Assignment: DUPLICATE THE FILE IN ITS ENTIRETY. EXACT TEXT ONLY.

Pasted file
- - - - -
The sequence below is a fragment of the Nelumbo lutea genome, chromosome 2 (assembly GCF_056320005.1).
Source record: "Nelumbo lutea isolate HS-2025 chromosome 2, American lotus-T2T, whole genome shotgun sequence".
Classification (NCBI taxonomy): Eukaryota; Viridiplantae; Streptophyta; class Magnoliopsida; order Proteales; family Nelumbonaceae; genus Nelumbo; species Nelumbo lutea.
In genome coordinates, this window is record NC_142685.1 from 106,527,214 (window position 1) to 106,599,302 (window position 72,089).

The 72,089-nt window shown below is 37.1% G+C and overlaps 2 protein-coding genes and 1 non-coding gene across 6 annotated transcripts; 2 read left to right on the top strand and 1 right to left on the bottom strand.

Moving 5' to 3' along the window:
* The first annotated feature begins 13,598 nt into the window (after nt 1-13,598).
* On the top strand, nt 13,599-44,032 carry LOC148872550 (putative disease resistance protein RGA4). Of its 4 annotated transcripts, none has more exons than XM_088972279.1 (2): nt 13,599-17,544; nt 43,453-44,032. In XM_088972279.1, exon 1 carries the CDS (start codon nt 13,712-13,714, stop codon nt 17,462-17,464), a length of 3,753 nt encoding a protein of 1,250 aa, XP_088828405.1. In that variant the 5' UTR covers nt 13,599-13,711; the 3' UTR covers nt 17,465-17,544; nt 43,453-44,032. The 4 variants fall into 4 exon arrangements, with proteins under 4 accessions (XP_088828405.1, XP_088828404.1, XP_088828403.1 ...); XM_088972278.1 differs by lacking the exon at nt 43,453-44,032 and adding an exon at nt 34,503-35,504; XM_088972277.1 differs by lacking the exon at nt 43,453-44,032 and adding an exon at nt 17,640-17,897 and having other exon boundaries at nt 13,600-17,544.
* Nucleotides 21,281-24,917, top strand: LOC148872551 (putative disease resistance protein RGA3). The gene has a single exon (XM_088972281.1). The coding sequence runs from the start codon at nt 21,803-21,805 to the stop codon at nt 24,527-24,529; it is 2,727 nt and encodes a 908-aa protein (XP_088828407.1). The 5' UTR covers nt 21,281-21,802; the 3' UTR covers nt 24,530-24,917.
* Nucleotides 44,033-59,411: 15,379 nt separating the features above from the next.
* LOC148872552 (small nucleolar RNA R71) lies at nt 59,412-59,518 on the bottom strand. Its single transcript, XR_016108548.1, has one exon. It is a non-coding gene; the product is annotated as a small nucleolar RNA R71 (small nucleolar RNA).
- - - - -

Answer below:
The sequence below is a fragment of the Nelumbo lutea genome, chromosome 2 (assembly GCF_056320005.1).
Source record: "Nelumbo lutea isolate HS-2025 chromosome 2, American lotus-T2T, whole genome shotgun sequence".
Classification (NCBI taxonomy): Eukaryota; Viridiplantae; Streptophyta; class Magnoliopsida; order Proteales; family Nelumbonaceae; genus Nelumbo; species Nelumbo lutea.
In genome coordinates, this window is record NC_142685.1 from 106,527,214 (window position 1) to 106,599,302 (window position 72,089).

The 72,089-nt window shown below is 37.1% G+C and overlaps 2 protein-coding genes and 1 non-coding gene across 6 annotated transcripts; 2 read left to right on the top strand and 1 right to left on the bottom strand.

Moving 5' to 3' along the window:
* The first annotated feature begins 13,598 nt into the window (after nt 1-13,598).
* On the top strand, nt 13,599-44,032 carry LOC148872550 (putative disease resistance protein RGA4). Of its 4 annotated transcripts, none has more exons than XM_088972279.1 (2): nt 13,599-17,544; nt 43,453-44,032. In XM_088972279.1, exon 1 carries the CDS (start codon nt 13,712-13,714, stop codon nt 17,462-17,464), a length of 3,753 nt encoding a protein of 1,250 aa, XP_088828405.1. In that variant the 5' UTR covers nt 13,599-13,711; the 3' UTR covers nt 17,465-17,544; nt 43,453-44,032. The 4 variants fall into 4 exon arrangements, with proteins under 4 accessions (XP_088828405.1, XP_088828404.1, XP_088828403.1 ...); XM_088972278.1 differs by lacking the exon at nt 43,453-44,032 and adding an exon at nt 34,503-35,504; XM_088972277.1 differs by lacking the exon at nt 43,453-44,032 and adding an exon at nt 17,640-17,897 and having other exon boundaries at nt 13,600-17,544.
* Nucleotides 21,281-24,917, top strand: LOC148872551 (putative disease resistance protein RGA3). The gene has a single exon (XM_088972281.1). The coding sequence runs from the start codon at nt 21,803-21,805 to the stop codon at nt 24,527-24,529; it is 2,727 nt and encodes a 908-aa protein (XP_088828407.1). The 5' UTR covers nt 21,281-21,802; the 3' UTR covers nt 24,530-24,917.
* Nucleotides 44,033-59,411: 15,379 nt separating the features above from the next.
* LOC148872552 (small nucleolar RNA R71) lies at nt 59,412-59,518 on the bottom strand. Its single transcript, XR_016108548.1, has one exon. It is a non-coding gene; the product is annotated as a small nucleolar RNA R71 (small nucleolar RNA).